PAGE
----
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Question about SEEDS telemetry...



So, I've been having a mild amount of fun using my Python code to track 
the various
recently launched cubesats, and especially SEEDS II, which I find to be 
really easy
to receive.  My script drives the frequency control on my FT-817, and 
allows me to
get easy recordings that by just aiming my Arrow at the spot it tells me 
to.  I record
these onto my laptop, and then process them into spectrograms for fun.  
For instance,
a couple of days ago, I got the following:

http://brainwagon.com/images/seeds2-tlm2.jpg

Each horizontal pixel is 1/50th of a second, making the width of each 
row 20 seconds,
and the full set of SEEDS II housekeeping telemetry is about 100 
seconds.  If you work
through the picture, you can confirm that I didn't make any mistakes 
when I copied the
telemetry as:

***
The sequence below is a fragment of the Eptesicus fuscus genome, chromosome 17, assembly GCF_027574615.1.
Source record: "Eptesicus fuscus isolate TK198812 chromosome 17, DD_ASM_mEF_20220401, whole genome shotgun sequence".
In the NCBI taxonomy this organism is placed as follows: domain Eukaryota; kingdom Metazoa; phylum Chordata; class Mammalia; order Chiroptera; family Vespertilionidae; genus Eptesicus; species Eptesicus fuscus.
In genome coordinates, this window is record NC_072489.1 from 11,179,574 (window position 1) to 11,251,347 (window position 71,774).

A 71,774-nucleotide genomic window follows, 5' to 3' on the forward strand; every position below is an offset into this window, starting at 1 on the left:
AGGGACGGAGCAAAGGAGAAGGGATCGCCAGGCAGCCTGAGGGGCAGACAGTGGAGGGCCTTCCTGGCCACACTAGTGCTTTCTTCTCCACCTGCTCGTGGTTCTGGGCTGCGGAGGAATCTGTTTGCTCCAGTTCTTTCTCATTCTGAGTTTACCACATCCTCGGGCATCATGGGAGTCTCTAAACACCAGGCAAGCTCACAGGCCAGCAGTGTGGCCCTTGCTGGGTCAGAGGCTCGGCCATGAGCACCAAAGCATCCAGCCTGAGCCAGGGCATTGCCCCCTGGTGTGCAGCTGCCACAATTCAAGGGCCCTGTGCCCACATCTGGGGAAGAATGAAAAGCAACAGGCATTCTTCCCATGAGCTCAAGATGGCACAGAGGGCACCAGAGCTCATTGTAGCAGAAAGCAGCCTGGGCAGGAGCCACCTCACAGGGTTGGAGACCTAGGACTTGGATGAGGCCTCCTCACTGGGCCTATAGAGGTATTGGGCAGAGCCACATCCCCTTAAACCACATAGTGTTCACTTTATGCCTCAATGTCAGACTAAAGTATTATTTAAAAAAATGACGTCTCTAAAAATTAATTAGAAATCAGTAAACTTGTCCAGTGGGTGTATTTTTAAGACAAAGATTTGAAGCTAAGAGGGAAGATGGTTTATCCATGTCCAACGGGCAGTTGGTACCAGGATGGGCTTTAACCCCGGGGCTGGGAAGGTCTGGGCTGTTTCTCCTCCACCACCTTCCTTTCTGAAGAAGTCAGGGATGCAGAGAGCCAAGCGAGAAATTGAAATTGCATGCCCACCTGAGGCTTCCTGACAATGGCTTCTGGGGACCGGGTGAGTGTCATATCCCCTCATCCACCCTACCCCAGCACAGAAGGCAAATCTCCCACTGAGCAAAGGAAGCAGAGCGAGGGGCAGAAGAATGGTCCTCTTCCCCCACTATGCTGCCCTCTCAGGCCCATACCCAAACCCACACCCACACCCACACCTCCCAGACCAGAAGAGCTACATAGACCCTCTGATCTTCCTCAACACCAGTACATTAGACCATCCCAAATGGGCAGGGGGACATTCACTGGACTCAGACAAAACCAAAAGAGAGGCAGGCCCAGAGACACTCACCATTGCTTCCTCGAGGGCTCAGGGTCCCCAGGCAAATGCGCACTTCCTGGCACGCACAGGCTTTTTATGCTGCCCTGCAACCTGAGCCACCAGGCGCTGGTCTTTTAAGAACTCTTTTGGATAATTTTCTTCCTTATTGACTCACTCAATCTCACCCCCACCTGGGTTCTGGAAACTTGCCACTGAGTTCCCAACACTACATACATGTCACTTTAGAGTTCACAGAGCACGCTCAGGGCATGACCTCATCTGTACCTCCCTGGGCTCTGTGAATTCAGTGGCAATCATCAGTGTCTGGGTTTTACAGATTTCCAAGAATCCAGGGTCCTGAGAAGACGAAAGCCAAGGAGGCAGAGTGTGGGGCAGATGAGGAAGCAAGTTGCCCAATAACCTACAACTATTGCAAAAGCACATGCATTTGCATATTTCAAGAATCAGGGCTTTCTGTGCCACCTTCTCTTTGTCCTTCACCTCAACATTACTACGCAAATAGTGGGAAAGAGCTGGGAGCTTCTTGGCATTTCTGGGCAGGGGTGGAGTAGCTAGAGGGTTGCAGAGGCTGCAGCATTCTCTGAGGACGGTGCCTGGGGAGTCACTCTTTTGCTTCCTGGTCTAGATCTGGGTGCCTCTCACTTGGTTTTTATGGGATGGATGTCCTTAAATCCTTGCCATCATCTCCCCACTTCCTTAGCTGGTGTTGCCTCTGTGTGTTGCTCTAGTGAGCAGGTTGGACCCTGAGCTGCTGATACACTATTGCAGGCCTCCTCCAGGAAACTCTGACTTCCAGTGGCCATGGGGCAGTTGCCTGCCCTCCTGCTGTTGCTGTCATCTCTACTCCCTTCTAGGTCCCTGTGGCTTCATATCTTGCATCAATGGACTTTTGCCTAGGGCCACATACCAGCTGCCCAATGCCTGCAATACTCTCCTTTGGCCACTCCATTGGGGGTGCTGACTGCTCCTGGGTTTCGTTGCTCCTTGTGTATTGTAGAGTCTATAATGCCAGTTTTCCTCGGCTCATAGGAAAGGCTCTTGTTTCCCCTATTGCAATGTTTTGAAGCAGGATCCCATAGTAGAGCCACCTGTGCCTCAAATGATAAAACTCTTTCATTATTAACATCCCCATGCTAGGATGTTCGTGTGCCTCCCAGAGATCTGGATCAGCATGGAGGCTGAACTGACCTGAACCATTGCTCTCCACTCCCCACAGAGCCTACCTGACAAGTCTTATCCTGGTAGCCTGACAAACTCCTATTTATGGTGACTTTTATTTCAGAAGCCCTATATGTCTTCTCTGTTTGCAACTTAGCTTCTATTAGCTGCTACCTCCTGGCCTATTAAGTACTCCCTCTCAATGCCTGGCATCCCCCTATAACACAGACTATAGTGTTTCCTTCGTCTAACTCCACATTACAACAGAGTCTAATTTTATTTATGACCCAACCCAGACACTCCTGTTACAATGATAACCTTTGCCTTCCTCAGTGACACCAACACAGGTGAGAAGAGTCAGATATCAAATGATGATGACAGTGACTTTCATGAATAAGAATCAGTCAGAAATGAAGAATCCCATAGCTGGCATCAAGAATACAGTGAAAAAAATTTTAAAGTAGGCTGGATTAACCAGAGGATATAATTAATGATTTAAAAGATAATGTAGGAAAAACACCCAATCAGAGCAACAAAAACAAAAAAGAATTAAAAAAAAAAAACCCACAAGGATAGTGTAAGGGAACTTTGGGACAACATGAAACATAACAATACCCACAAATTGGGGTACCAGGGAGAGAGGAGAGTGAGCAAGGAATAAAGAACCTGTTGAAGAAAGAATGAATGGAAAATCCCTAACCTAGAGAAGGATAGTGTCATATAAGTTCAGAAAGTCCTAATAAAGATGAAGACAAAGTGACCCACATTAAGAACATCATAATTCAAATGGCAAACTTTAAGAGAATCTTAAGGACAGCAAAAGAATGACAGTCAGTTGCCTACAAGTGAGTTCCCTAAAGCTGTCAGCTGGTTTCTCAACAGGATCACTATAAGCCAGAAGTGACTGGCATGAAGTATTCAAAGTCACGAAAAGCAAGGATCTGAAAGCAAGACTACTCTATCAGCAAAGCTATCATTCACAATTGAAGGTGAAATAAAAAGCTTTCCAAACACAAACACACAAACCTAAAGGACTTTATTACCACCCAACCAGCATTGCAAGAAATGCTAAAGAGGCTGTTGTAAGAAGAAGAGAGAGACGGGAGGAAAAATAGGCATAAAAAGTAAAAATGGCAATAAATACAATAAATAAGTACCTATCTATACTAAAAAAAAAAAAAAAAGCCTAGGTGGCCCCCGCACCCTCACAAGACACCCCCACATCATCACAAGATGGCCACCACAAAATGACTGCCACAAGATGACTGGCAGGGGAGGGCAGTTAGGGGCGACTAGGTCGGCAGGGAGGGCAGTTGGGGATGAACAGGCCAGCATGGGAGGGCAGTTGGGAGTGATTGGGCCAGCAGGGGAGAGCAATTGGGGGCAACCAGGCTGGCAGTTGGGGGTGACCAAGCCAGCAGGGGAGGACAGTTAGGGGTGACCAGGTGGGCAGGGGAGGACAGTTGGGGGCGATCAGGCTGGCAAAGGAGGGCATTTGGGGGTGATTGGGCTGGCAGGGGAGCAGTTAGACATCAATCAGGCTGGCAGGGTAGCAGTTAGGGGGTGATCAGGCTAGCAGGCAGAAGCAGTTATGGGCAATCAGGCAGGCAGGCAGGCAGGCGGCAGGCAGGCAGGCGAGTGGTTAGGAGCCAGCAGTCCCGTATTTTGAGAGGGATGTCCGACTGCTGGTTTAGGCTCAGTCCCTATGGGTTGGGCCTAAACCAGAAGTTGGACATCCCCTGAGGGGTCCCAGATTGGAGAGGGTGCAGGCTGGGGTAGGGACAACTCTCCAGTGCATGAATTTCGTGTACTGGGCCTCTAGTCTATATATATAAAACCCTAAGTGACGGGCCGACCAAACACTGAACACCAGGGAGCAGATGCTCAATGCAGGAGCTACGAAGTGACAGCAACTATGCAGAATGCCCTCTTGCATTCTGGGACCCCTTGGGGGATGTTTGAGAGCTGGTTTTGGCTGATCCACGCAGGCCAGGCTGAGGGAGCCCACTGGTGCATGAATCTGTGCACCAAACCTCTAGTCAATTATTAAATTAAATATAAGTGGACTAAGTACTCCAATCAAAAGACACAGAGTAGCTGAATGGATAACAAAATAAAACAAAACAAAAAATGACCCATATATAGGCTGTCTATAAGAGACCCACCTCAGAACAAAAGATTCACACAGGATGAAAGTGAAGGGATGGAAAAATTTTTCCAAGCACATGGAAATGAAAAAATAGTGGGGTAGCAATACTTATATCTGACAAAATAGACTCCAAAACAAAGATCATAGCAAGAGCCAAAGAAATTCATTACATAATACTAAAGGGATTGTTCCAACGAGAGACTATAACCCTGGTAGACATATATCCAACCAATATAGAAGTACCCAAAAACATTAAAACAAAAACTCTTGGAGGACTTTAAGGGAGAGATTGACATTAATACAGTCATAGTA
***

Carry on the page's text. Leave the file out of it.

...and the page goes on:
JQ1YGU SEEDS G4 01DF37DF CF1 FFE 007 00A 000 000 009 007 ABE AAC A94 AEA 
11 0000 0001 0001 0001 55DD B1 40 30

Using the documentation for SEEDS that is available online, I decoded 
this as:

Satellite Callsign: JQ1YGU
Satellite ID: SEEDS
Satellite Mode: G4
Satellite Time: 15703023 sec
Li-ion Battery Voltage: 4.04 v
Bus Voltage: 5.00 v
Solar Cell 1 current: 0.78 ma
Solar Cell 2 current: 1.11 ma
Solar Cell 3 current: 0.00 ma
Solar Cell 4 current: 0.00 ma
Solar Cell 5 current: 1.00 ma
Solar Cell 6 current: 0.78 ma
Temperature Li-ion Battery 1: -1.41 degC
Temperature Li-ion Battery 2: -0.53 degC
Temperature Transmitter: -2.27 degC
Temperature Receiver: -4.48 degC

So, here's the question.  This was a nighttime pass over CM87, and we 
see that the satellite must have
been in eclipse, as its solar panels are generating almost now power, 
and the temperatures are pretty
low.  Is this common for the cubesat during eclipse passes.  It dawns on 
me that my inability to get
it transmitting in SSTV or digitalker mode might be that I have been 
catching almost exclusively
night time passes (curse my day job).  Looking back through the list, 
I've seen housekeeping telemetry
where the temperatures are 40 degC or even higher.  Is the variation in 
temperature really that great?
Is it just that the thermal mass being low causes relatively deep cycling?

Just thinking...

    Mark KF6KYI
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